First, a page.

Rule 3: Ask for Help
Most people try to recover on their own and feel out of control and helpless when it ends in relapse. But the truth is, you can’t defeat addiction on your own.
Studies show that a combination of an addiction treatment program and a self-help group is the most effective way to achieve recovery.
“But I don’t like groups.” This is one example of the many reasons people don’t join self-help groups. That’s completely relatable. But, unfortunately, self-help groups can be your greatest relapse prevention tool.
Addiction stigma is crippling. The harsh judgments and negative views that come with addiction fuel isolation. It’s a giant hurdle for individuals seeking treatment. A common fear is that the individual is not worthy of happiness or a better life. Self-help groups can allow you to overcome these self-defeating thoughts. You can see you’re not alone.
Surround yourself with people that understand addiction isn’t a choice. Connecting with others that are going through the same thing as you can feel comforting. New acquaintances can also mean advice on your coping skills, support, and encouragement. Even a new friend you don’t have to feel judged around.
There are so many self-help groups to choose from. If you’re not sure which is right for you, try to think about what you would want out of a self-help group. Then, consider the aspects of recovery that mean most to you. Being a part of a group that you dread isn’t going to help—or last long.
Rule 4: Practice Self-Care
The importance of self-care in recovery is not given enough attention.
Individuals struggling with addiction are their harshest critics, often surrounded by self-limiting beliefs. Using doesn’t allow a clear understanding of your self-perception. Addiction distorts your reality. Physical cravings and the thought of using again lets self-care fall to the wayside.
What is self-care? Dr. Melemis introduces an acronym to know if you lack it, HALT: hungry, angry, lonely, and tired.
Self-care is different for everyone. For example, some people need eight hours of sleep and a nutritious diet. Others need to work on being kind to themselves.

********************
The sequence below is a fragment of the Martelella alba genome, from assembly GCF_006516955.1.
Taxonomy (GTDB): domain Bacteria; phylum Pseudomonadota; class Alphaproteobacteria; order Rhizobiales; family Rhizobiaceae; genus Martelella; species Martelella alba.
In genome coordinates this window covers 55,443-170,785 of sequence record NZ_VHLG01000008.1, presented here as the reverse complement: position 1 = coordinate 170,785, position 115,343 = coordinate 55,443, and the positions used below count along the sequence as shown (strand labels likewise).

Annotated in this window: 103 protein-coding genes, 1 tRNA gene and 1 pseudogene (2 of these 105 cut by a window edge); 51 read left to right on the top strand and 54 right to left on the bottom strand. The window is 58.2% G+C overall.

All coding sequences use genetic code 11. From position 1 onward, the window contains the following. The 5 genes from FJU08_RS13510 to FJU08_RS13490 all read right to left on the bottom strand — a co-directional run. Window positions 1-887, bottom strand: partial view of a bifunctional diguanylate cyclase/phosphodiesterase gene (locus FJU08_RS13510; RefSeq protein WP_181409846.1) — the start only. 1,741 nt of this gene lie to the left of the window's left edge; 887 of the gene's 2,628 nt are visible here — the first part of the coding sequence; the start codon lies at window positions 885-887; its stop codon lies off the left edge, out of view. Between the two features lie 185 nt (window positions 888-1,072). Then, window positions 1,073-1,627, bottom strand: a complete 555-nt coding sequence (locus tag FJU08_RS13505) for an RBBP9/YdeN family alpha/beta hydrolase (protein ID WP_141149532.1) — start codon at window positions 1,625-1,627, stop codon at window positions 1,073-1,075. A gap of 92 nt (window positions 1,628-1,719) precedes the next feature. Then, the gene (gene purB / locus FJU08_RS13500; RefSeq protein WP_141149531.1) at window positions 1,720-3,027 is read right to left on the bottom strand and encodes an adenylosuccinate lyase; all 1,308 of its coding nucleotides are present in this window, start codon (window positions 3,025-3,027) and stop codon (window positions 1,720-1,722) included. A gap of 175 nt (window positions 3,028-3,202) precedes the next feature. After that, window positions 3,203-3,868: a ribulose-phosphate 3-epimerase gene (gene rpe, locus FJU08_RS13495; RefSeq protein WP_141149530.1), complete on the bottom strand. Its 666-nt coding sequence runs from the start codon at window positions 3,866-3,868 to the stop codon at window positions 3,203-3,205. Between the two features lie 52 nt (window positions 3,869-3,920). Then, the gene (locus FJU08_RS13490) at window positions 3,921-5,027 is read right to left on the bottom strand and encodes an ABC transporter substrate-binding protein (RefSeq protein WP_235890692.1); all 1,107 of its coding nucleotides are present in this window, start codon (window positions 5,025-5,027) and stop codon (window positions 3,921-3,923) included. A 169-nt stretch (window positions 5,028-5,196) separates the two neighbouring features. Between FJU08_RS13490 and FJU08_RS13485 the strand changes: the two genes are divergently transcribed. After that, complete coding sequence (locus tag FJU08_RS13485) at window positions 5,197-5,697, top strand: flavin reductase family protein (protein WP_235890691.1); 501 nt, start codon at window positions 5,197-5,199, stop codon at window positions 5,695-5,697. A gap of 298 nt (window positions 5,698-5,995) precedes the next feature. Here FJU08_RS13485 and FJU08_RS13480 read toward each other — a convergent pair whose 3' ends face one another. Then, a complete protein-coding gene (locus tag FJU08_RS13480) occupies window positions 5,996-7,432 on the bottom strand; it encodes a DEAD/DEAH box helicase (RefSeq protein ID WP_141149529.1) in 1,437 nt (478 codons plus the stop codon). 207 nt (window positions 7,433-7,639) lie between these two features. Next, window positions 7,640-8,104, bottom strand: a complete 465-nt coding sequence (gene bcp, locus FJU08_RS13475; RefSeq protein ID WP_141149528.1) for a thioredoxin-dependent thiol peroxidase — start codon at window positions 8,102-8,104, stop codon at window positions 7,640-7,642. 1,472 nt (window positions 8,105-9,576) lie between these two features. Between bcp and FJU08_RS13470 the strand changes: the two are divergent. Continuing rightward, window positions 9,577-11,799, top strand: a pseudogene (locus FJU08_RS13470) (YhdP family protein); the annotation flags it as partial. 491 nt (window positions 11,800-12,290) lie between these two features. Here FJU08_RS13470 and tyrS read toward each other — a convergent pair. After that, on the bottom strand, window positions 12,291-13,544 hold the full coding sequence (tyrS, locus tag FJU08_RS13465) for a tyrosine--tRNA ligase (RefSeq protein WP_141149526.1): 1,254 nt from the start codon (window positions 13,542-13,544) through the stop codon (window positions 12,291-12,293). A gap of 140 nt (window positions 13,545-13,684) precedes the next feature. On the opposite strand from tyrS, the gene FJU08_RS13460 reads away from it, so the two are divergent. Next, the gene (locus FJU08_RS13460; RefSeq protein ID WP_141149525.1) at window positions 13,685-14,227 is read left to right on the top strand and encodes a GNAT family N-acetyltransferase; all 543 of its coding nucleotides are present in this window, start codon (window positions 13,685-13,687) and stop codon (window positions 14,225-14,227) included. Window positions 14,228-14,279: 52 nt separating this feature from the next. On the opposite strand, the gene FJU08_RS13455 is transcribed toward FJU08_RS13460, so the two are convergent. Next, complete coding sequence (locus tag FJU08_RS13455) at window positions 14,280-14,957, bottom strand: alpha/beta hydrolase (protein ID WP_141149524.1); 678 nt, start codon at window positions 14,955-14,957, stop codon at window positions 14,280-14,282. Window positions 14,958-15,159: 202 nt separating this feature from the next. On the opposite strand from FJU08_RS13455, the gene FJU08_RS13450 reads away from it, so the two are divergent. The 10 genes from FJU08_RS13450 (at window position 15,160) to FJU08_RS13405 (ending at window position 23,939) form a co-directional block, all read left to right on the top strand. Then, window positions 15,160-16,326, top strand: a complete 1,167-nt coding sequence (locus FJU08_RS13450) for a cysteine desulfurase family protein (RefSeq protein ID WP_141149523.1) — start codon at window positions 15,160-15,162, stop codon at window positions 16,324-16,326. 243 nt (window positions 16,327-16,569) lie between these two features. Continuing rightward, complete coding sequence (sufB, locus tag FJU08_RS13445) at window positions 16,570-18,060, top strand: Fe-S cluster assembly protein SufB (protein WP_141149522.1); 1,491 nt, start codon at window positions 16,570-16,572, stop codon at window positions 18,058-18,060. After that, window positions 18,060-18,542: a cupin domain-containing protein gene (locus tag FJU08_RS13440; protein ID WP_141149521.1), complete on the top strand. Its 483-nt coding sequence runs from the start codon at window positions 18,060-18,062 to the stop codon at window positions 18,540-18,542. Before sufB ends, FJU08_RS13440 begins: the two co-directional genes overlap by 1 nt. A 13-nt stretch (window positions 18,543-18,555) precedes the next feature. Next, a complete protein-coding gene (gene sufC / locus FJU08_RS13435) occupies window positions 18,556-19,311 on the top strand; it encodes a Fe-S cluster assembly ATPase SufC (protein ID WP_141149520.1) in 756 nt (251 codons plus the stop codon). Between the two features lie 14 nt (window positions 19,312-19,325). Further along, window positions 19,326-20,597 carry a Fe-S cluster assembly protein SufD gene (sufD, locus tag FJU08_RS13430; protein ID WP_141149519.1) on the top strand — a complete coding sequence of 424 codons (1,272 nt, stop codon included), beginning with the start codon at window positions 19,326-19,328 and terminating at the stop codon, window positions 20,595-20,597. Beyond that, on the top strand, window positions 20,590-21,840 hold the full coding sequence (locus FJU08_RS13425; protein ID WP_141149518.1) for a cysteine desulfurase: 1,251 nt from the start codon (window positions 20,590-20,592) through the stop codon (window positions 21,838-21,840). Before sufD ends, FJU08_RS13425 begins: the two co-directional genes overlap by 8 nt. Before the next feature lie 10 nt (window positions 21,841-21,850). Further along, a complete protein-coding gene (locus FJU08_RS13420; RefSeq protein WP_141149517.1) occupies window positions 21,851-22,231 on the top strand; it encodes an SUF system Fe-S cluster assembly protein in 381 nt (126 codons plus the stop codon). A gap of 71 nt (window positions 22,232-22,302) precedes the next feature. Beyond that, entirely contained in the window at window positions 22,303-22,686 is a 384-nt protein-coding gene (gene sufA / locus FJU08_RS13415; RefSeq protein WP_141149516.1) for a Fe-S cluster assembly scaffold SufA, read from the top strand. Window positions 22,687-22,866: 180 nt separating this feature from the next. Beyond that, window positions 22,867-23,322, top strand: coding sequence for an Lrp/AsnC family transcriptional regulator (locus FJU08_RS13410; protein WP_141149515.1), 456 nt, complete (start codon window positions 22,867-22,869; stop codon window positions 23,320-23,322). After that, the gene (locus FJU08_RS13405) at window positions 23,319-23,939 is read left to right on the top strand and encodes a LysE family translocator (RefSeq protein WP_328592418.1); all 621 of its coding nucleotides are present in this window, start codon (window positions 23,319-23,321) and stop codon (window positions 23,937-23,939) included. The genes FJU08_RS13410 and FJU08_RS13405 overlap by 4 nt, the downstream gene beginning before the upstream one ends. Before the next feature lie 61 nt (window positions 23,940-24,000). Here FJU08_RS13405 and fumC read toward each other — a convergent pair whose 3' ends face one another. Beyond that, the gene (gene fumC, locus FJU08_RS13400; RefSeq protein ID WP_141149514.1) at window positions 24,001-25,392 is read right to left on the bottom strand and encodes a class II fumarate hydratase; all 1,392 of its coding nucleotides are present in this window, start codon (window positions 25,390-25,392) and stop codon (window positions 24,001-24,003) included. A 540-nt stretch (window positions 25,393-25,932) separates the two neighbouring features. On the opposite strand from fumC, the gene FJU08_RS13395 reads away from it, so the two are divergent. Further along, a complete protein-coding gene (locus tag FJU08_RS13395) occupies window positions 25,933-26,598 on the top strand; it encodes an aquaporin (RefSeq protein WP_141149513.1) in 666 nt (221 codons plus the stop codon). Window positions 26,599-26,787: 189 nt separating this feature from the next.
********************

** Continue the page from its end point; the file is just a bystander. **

Recovery is impossible if we can’t be good to ourselves. Self-care allows us to be comfortable with who we are. Without it, there is no room for self-worth and the sense of feeling deserving of a better life. Plus, a lack of self-care strips us of any motivation to stay clean.
Rule 5: Don’t Bend the Rules
“Never bend the rules. You bend the rules a little bit, and then it’s a slippery slope.” -Thomas Peterffy
This is where people say things to themselves like, “I’ve been clean a year. I know how much I can handle” or “Coke is my weakness. I can have a drink without a problem.”
If you’re looking at how you can do this your way, you’re already bending the rules. You can’t make secret deals with yourself.
Preventing relapse is an ever-evolving project. Only, there are no shortcuts, and you can’t reinvent the wheel.
We’re Here for You
Several evidence-based treatments like cognitive behavioral therapy and dialectical behavior therapy are offered at Northridge Addiction Treatment Center. They show promising results that can help you overcome self-sabotaging thoughts and behaviors. Stop avoiding relapse on your own. A fulfilling life free from addiction is possible.
Our caring and compassionate specialists are eager to help you comfortably navigate this journey to recovery. Our individualized treatment plan, programs, and therapies may be a perfect match for you or your loved one. Let us assist you in living the happy life you deserve. It starts with a phone call.